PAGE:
Economic confidence has fallen by 13% to -45, representing a report low in the 11 year history of a research by the ACCA and the Institute of Management Accountants (IMA).
Global confidence fell to its lowest level on record with big falls in all regions while Asia Pacific confidence is the lowest among all regions and the orders balance fell by more than anywhere else in Q1, results of the global survey of more than 870 senior accountancy practitioners indicates.
In addition, the global orders index, which tends to be less volatile than confidence, also fell sharply, ACCA pointed out.
The regional index of concern about suppliers going out of business jumped to a record high of 22 in Q1 compared with a long run average of 8, ACCA added.
“Confidence fell everywhere and, in most cases, sharply and to the lowest since the survey began in 2009,” said Michael Taylor, chief economist at ACCA. “The Q1 drop in Asia Pacific confidence is less than the global average, but confidence here was already relatively weak as a consequence of US-China trade tensions.”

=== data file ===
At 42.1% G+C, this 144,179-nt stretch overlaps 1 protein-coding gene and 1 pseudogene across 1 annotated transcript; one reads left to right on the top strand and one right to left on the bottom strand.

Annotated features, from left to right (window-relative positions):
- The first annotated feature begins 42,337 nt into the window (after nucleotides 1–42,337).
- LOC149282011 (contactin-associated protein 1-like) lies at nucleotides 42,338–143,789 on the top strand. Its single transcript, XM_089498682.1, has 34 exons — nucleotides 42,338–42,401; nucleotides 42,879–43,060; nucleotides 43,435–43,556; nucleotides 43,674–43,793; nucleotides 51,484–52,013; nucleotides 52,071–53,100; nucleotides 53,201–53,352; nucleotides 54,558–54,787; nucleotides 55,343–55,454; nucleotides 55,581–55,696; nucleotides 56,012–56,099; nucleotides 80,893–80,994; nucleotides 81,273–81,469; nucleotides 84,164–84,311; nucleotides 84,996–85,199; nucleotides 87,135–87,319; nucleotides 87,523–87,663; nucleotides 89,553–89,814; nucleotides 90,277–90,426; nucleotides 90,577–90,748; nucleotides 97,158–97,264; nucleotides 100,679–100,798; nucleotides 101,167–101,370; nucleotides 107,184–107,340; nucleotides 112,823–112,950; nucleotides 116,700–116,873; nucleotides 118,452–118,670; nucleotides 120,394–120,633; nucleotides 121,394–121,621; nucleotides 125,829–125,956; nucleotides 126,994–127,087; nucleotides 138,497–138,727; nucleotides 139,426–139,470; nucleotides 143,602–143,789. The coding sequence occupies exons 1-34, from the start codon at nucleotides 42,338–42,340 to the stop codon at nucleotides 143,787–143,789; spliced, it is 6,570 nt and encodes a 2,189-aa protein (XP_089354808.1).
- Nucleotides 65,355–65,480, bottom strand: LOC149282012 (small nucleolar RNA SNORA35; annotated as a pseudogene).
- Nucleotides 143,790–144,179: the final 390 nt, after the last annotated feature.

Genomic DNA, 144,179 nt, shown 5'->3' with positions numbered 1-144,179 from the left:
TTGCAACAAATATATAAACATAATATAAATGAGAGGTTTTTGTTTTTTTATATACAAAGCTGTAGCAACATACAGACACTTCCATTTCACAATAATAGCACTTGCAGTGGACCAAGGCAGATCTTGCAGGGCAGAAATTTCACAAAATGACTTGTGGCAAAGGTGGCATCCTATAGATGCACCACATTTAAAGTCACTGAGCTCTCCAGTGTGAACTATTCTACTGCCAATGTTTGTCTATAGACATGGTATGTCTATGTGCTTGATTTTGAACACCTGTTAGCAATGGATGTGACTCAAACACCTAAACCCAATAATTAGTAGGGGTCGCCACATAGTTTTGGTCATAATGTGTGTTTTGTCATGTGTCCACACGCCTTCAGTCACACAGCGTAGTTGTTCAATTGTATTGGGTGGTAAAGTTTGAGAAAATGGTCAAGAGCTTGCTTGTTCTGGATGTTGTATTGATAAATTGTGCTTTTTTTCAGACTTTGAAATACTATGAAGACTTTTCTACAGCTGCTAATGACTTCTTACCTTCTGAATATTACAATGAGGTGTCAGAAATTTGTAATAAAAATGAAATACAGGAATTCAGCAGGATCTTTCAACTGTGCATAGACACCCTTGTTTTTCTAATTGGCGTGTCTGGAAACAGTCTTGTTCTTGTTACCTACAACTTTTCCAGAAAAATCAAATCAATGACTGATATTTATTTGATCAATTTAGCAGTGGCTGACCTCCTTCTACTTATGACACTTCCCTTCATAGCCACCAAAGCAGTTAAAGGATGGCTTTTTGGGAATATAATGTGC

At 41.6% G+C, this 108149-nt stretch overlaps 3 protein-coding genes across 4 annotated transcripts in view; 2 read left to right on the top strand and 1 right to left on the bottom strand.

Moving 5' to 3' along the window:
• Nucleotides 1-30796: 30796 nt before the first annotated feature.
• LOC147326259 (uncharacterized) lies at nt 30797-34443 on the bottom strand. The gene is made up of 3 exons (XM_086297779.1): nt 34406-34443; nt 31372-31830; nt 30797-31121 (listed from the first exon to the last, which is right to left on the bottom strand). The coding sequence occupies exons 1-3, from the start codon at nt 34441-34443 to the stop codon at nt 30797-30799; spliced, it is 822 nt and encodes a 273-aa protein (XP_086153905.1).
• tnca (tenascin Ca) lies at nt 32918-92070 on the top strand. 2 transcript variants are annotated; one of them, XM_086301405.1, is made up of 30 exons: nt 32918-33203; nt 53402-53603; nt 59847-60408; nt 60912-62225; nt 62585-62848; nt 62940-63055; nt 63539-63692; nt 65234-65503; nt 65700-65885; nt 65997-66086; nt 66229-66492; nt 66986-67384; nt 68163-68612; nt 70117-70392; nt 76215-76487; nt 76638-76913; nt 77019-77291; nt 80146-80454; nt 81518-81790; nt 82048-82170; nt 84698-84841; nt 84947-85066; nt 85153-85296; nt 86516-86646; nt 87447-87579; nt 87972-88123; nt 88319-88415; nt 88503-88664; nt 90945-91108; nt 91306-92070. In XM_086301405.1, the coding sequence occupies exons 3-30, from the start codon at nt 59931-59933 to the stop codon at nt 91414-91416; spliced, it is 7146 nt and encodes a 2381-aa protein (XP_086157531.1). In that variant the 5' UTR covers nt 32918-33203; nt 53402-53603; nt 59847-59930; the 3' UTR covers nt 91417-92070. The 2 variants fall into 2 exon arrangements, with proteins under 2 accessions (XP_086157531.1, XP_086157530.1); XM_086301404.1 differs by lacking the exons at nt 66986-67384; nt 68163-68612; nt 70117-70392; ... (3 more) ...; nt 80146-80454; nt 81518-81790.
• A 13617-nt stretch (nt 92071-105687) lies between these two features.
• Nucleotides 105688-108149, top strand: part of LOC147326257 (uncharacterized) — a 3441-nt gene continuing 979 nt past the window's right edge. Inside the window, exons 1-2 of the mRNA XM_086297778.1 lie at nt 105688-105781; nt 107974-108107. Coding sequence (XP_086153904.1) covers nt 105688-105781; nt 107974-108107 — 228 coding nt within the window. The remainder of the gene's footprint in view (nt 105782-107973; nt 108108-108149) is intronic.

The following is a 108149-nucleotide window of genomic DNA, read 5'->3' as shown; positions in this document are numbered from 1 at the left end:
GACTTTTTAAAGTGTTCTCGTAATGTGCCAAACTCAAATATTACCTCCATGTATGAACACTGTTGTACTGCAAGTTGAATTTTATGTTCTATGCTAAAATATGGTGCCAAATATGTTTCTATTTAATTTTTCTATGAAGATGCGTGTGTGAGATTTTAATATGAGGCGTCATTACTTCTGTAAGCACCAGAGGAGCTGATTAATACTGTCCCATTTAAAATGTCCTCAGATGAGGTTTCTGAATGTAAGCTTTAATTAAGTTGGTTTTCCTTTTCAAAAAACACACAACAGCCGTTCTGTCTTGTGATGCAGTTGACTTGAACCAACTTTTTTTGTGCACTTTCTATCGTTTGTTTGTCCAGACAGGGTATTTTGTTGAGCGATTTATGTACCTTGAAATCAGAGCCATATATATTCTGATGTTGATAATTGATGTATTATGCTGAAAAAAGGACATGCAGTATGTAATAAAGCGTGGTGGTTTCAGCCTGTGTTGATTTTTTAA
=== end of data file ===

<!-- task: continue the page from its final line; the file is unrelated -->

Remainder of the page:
While the orders balance is closer to real economic activity than sentiment driven confidence, the falls in orders may be less extreme than for confidence, but nevertheless are across the board, he pointed out.
Taylor warned of significantly lower levels of economic output to come in the immediate future.
“Early data releases, such as US jobless claims and monthly activity surveys in the US, euro-zone and UK point to plunging levels of economic output,” he said. “Emerging market economies face additional difficulties as a flight to quality among investors triggers capital outflows.”
‘In normal circumstances, economic conditions change little in the space of just a few weeks. But these are not normal circumstances,” said Raef Lawson, IMA vice president of research and policy. “So, although global confidence and orders both fell significantly in the Q1 survey, they do not convey the true scale of the global economic contraction that is now in progress.”
The economic damage in coming months will be huge, said Taylor. “But if appropriate policy action is taken, then conditions for recovery will be in place when the coronavirus health crisis is substantially over.”